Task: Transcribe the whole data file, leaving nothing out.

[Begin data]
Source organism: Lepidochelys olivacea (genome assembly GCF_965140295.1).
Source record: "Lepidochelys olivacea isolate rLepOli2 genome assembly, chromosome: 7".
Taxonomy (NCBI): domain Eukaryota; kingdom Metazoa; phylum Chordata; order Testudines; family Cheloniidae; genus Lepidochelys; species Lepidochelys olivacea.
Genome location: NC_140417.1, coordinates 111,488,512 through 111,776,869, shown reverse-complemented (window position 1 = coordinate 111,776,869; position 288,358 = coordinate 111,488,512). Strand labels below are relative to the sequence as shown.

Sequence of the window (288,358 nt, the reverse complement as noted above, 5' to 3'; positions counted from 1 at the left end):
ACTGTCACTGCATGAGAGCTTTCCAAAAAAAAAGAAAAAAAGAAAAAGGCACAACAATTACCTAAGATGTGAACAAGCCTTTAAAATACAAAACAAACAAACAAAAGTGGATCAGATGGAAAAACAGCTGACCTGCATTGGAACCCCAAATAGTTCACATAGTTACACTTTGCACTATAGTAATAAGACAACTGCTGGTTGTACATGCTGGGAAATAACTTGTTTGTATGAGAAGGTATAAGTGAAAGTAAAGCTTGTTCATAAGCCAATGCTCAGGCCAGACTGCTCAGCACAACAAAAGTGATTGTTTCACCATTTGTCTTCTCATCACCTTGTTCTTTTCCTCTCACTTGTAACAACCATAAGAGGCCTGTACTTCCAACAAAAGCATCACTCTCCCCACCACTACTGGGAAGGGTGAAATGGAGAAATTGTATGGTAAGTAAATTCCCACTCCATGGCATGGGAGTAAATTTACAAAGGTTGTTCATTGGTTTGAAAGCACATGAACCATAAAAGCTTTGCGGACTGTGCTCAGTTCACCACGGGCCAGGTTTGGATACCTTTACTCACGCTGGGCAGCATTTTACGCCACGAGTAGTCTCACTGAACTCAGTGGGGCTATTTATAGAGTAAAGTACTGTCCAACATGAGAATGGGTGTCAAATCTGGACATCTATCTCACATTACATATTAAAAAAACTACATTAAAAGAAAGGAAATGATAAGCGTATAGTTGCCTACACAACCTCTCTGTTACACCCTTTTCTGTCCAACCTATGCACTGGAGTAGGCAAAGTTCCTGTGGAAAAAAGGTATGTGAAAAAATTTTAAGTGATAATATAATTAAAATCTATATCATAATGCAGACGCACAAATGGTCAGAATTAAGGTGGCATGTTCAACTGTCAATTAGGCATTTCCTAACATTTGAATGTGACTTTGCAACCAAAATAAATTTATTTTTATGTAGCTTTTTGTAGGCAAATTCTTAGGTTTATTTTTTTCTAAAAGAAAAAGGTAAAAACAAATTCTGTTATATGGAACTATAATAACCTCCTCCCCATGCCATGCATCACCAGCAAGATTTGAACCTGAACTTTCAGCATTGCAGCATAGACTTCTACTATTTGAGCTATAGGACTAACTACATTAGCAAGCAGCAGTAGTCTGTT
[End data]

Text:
Source organism: Lepidochelys olivacea (genome assembly GCF_965140295.1).
Source record: "Lepidochelys olivacea isolate rLepOli2 genome assembly, chromosome: 7".
Taxonomy (NCBI): domain Eukaryota; kingdom Metazoa; phylum Chordata; order Testudines; family Cheloniidae; genus Lepidochelys; species Lepidochelys olivacea.
Genome location: NC_140417.1, coordinates 111,488,512 through 111,776,869, shown reverse-complemented (window position 1 = coordinate 111,776,869; position 288,358 = coordinate 111,488,512). Strand labels below are relative to the sequence as shown.

Sequence of the window (288,358 nt, the reverse complement as noted above, 5' to 3'; positions counted from 1 at the left end):
ACTGTCACTGCATGAGAGCTTTCCAAAAAAAAAGAAAAAAAGAAAAAGGCACAACAATTACCTAAGATGTGAACAAGCCTTTAAAATACAAAACAAACAAACAAAAGTGGATCAGATGGAAAAACAGCTGACCTGCATTGGAACCCCAAATAGTTCACATAGTTACACTTTGCACTATAGTAATAAGACAACTGCTGGTTGTACATGCTGGGAAATAACTTGTTTGTATGAGAAGGTATAAGTGAAAGTAAAGCTTGTTCATAAGCCAATGCTCAGGCCAGACTGCTCAGCACAACAAAAGTGATTGTTTCACCATTTGTCTTCTCATCACCTTGTTCTTTTCCTCTCACTTGTAACAACCATAAGAGGCCTGTACTTCCAACAAAAGCATCACTCTCCCCACCACTACTGGGAAGGGTGAAATGGAGAAATTGTATGGTAAGTAAATTCCCACTCCATGGCATGGGAGTAAATTTACAAAGGTTGTTCATTGGTTTGAAAGCACATGAACCATAAAAGCTTTGCGGACTGTGCTCAGTTCACCACGGGCCAGGTTTGGATACCTTTACTCACGCTGGGCAGCATTTTACGCCACGAGTAGTCTCACTGAACTCAGTGGGGCTATTTATAGAGTAAAGTACTGTCCAACATGAGAATGGGTGTCAAATCTGGACATCTATCTCACATTACATATTAAAAAAACTACATTAAAAGAAAGGAAATGATAAGCGTATAGTTGCCTACACAACCTCTCTGTTACACCCTTTTCTGTCCAACCTATGCACTGGAGTAGGCAAAGTTCCTGTGGAAAAAAGGTATGTGAAAAAATTTTAAGTGATAATATAATTAAAATCTATATCATAATGCAGACGCACAAATGGTCAGAATTAAGGTGGCATGTTCAACTGTCAATTAGGCATTTCCTAACATTTGAATGTGACTTTGCAACCAAAATAAATTTATTTTTATGTAGCTTTTTGTAGGCAAATTCTTAGGTTTATTTTTTTCTAAAAGAAAAAGGTAAAAACAAATTCTGTTATATGGAACTATAATAACCTCCTCCCCATGCCATGCATCACCAGCAAGATTTGAACCTGAACTTTCAGCATTGCAGCATAGACTTCTACTATTTGAGCTATAGGACTAACTACATTAGCAAGCAGCAGTAGTCTGTT